“When we come to that stage, assuming we can’t get 10 Republicans to protect the fundamental freedom to vote in this country, there’s various approaches that can be taken,” Merkley said, such as a carve-out to filibuster rules for voting rights legislation, or implementing a talking filibuster, which he would support. Senator Alex Padilla, another Democrat who worked on the Freedom to Vote Act, told reporters on Tuesday that if Republicans weren’t on board, then Democrats will need to “revisit the rules of the Senate, because it’s too important not to get done.”

Senate Majority Leader Chuck Schumer also indicated on Tuesday that Democrats would consider reforming or eliminating the filibuster.

“We’ll cross that bridge when we come to it. As I said, all options are on the table,” Schumer said during a press conference.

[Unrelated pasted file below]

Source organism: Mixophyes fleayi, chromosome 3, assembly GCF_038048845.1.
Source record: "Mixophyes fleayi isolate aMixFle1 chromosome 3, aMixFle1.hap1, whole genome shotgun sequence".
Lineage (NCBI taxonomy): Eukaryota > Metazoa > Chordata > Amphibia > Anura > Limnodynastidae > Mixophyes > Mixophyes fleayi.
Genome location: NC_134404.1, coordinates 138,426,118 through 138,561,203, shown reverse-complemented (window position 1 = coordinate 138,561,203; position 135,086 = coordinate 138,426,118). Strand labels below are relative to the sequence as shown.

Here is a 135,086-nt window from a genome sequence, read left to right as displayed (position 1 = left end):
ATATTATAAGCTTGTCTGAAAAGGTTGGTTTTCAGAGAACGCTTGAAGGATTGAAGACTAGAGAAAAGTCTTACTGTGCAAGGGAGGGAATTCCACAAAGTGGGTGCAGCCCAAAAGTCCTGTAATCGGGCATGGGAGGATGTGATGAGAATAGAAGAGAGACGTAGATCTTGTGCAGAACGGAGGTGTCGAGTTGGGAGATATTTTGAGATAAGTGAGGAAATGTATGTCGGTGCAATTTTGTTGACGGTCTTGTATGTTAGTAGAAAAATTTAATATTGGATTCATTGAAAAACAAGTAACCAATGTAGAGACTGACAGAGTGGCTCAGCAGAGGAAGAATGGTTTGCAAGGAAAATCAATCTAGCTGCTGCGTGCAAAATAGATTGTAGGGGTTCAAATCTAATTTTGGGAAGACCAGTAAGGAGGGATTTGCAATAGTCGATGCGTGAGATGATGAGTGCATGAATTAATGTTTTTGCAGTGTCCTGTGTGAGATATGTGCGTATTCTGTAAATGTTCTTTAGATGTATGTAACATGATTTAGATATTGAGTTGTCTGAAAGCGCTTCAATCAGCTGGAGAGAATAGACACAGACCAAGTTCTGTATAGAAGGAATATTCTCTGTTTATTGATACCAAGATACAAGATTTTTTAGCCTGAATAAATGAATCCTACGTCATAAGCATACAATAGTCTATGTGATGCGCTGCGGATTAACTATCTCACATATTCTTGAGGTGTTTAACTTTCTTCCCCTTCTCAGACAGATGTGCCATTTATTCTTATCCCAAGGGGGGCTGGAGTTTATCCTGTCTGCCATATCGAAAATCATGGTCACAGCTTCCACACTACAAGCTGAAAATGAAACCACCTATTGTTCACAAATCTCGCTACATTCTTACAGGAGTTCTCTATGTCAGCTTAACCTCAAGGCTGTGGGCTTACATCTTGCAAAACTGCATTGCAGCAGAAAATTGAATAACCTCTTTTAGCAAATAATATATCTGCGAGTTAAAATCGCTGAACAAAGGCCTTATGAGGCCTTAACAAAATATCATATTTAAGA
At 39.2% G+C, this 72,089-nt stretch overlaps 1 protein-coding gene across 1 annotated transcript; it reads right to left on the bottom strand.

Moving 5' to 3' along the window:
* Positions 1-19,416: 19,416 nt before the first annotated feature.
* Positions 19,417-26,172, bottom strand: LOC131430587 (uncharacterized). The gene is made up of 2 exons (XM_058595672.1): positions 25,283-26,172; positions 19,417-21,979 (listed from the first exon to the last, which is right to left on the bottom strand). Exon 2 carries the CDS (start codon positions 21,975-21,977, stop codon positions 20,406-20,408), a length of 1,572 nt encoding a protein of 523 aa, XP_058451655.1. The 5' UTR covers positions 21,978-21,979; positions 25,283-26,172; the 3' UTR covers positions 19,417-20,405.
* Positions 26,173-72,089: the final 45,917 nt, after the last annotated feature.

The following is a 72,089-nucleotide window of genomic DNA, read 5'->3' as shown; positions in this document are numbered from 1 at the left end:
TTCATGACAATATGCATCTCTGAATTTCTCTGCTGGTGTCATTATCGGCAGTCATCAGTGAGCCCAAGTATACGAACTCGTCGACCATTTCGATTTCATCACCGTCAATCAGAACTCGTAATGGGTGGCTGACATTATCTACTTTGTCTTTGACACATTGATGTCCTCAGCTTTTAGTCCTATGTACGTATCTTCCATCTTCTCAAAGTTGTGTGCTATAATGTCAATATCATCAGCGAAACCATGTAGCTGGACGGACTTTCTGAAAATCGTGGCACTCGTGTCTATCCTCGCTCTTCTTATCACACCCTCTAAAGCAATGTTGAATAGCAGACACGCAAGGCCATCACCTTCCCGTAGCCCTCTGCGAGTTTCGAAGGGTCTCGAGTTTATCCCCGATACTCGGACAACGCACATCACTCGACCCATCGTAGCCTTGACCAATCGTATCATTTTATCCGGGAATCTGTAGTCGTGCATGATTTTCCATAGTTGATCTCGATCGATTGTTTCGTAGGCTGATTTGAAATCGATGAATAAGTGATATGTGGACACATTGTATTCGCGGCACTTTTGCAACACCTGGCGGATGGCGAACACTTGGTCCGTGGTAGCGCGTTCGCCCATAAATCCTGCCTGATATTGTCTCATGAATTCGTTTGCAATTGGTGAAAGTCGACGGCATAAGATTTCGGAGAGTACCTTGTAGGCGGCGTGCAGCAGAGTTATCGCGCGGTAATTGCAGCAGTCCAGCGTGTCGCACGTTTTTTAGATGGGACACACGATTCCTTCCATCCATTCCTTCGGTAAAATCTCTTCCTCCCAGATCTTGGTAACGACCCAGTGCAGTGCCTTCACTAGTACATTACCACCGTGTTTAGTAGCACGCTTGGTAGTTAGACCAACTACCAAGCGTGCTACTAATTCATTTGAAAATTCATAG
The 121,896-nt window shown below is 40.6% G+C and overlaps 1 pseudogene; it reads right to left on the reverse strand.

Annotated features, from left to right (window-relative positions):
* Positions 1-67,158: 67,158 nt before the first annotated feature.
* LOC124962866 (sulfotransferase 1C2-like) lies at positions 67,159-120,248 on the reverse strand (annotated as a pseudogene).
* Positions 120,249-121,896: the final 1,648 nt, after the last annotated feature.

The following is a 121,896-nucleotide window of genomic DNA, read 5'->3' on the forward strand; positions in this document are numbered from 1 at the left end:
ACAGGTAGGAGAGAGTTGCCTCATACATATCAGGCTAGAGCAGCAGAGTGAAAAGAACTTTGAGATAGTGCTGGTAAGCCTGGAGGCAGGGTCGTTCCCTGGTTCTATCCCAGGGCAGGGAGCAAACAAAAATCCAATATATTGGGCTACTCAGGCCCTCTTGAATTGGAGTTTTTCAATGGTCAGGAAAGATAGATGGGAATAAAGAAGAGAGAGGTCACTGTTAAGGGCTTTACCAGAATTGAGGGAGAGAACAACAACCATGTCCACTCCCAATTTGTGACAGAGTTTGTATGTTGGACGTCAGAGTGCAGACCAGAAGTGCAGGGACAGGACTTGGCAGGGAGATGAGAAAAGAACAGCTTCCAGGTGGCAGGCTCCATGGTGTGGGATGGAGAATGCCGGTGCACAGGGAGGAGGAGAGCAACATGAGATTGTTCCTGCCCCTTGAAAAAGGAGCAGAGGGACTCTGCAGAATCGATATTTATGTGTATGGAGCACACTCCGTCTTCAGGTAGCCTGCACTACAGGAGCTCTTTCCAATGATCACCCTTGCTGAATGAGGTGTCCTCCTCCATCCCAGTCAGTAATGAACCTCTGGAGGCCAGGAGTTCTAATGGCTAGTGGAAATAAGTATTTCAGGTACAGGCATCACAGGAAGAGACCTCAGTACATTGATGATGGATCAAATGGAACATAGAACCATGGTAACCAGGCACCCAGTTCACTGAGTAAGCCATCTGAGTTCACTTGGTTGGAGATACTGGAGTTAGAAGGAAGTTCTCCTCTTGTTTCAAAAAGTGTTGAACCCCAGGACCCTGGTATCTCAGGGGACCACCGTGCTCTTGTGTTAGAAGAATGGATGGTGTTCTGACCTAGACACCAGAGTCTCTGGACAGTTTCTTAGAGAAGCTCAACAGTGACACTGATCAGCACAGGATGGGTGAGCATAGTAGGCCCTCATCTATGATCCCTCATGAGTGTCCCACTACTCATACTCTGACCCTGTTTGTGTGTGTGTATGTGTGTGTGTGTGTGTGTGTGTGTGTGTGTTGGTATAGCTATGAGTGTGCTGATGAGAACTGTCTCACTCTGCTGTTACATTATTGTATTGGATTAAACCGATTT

Earlier on Tuesday, the Declaration for American Democracy coalition held a rally on Capitol Hill calling on the Senate to pass voting rights legislation, featuring speeches from several of the Democrats who had crafted the new bill. Martin Luther King III and his wife, Arndrea Waters King, also spoke at the event, calling for the Senate to pass voting rights measures by any means necessary.*

For activists, the Freedom to Vote Act is a key step forward, but the filibuster remains an entrenched problem. In an interview with The New Republic, Waters King, the president of the Drum Major Institute, noted that the filibuster had historically been used to block anti-lynching bills and civil rights legislation in the twentieth century.

“If you understand the history of it, you can see the ties to suppression and white supremacy, and why it is a relic of that era and time and why it needs to be eliminated,” she said.

* This post originally misidentified Arndrea Waters King.